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Deerfield Township Trustee Ed Dean stood on five acres of open property adjacent to town hall last week where he said the township would build a state-of-the art playground and pavilion for the community pending approval of a park levy this May -- the first ever park levy in the township.
The estimated $64,000 fenced-in playground would feature a large commercial playset, swings with baby seats, a zip line and additional features for children that exceed ADA playground standards. Playground experts David Williams & Associates of Alliance, which designed Atwater's playground, completed the blueprints for the park at no charge upon the request of trustees earlier this year.
The park would also include an $80,000 pavilion with a kitchen and secured storage area, a new septic and water system for kitchen and bathroom use and paved parking lots and driveway for the park and ballfields.
The envisioned park is impossible without the passage of a five-year 1.5-mill levy that would cost the owner of a $100,000 home about $52.50 per year, or $4.37 per month. The levy would generate about $91,000 per year and if voters approve it on the May 2 ballot, the township will begin receiving money and start work on the new playground and pavilion next March.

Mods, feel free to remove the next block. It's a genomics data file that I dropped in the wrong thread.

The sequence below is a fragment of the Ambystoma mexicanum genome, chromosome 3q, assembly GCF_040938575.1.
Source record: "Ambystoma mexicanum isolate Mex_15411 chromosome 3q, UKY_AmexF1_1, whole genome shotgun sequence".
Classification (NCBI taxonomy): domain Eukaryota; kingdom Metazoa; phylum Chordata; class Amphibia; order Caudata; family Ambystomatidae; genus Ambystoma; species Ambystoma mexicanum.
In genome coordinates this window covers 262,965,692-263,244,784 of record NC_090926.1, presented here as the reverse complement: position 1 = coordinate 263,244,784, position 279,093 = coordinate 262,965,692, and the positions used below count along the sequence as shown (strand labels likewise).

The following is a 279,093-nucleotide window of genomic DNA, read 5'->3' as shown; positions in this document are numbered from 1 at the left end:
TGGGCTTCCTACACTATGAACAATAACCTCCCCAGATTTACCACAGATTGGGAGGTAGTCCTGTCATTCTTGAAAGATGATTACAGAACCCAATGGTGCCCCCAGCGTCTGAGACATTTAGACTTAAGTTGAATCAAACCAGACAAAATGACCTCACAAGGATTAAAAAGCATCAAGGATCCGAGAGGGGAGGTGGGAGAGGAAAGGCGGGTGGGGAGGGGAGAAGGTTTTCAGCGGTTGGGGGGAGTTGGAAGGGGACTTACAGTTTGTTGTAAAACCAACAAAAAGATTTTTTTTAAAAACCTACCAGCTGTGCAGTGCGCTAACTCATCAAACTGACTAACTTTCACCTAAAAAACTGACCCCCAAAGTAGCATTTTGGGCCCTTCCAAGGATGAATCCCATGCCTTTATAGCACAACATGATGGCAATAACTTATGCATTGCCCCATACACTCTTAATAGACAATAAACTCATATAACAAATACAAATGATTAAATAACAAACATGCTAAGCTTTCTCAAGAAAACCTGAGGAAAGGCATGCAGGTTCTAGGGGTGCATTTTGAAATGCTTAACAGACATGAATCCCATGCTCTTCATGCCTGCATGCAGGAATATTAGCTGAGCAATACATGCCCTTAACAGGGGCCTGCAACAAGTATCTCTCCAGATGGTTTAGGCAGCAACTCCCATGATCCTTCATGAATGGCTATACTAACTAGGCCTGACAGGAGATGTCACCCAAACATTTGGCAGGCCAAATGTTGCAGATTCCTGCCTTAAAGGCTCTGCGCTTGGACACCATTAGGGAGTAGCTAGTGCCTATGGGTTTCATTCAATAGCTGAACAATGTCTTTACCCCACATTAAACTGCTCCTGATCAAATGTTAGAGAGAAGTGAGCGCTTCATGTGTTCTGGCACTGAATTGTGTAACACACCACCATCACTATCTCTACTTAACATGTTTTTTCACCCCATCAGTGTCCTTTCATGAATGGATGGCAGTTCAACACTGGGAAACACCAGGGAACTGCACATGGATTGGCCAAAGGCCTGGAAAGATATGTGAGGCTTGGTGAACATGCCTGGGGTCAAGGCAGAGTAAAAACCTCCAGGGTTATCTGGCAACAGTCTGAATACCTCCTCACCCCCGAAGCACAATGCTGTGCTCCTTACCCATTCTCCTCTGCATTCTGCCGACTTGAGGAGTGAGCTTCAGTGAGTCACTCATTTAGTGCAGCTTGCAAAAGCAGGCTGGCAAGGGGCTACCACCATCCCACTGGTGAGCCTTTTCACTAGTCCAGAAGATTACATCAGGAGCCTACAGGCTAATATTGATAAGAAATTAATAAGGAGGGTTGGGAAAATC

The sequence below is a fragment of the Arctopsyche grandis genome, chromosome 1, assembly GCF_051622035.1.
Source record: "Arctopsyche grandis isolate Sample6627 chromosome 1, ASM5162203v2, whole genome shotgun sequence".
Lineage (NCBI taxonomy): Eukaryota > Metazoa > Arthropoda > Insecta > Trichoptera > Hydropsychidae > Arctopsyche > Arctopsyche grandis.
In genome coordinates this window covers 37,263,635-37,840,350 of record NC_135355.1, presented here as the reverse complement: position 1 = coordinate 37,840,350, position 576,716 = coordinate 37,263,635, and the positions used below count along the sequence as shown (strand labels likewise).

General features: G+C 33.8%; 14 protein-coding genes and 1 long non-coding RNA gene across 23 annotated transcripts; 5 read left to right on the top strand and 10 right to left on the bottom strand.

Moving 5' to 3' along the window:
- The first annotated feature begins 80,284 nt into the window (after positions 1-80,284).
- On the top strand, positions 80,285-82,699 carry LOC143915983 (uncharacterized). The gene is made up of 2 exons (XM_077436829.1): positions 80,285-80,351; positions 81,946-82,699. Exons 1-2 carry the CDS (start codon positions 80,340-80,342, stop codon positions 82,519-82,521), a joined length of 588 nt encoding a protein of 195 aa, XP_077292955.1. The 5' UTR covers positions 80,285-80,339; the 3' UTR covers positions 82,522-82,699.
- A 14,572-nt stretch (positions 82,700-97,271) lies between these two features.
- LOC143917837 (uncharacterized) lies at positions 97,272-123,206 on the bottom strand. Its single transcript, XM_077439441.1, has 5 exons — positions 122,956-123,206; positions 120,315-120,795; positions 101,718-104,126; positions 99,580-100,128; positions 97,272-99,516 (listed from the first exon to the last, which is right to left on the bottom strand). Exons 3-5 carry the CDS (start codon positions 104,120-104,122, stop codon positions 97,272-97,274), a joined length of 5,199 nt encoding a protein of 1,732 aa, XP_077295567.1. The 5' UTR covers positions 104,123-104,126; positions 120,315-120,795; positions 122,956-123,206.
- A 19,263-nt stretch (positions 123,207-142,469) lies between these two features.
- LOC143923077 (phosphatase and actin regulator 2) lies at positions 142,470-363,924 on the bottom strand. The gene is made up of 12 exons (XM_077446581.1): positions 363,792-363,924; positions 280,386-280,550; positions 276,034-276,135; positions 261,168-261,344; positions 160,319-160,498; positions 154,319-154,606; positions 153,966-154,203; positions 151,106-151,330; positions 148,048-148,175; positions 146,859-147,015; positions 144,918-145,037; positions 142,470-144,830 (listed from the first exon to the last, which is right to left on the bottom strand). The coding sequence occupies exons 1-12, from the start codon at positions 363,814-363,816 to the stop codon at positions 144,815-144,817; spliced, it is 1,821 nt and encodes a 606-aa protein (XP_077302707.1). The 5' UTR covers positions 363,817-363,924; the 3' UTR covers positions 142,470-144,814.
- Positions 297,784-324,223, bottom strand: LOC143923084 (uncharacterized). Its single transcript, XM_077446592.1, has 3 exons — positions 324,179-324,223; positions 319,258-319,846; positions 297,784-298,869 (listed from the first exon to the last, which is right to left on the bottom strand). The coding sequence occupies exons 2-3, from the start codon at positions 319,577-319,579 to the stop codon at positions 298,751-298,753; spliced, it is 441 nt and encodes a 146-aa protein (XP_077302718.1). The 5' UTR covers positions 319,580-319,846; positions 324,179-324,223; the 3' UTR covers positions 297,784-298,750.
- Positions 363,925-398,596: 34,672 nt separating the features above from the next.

"We need the help," said Dean, a Deerfield native and a 16-year township trustee. "We really want to make this a premier township park. We want people to drive by and say 'Wow, look at that place.' That really is our goal."
The township purchased the five acre property across from the Hot Stove Ball Park off junction 225 at a sheriff's sale years ago. The trustees invested township money to build a half-court basketball and a playground. The wooden structure was torn down mid-summer last year because it not longer met safety standards.
"The township kids have nowhere to play," Dean said. "There's no playgrounds around here. We desperately need that."
Dean said if the levy passes, the trustees will put the projects out to bid to find the best price. The township also hired a certified grant specialist, who recently applied for a fire grant, to research park grants for the township.
Whether the levy passes or not, the township has excavated an area of land for a soccer field and sand volley ball court.
"It's not that much money to put in," Dean said. "It's a few thousand, but in the big scheme of things it's not that much money."
Dean, whose father was Mike Dean, an active member of the Deerfield Civic Association, said the Association donated the ground where the town hall sits today and also organizes the annual Apple Butter Festival. He said he hopes one day to move the festival to the new community park.
"A state-of-the-art park would just be a great compliment to this whole area the township already owns," he said.
Dean said he doesn't expect a big voter turnout in May, because there's only one issue on the ballot, but hopes to have resident's support for a new community park. He also noted having a park levy would allow the trustees to spend less money from the general fund on the parks and more on improving the township.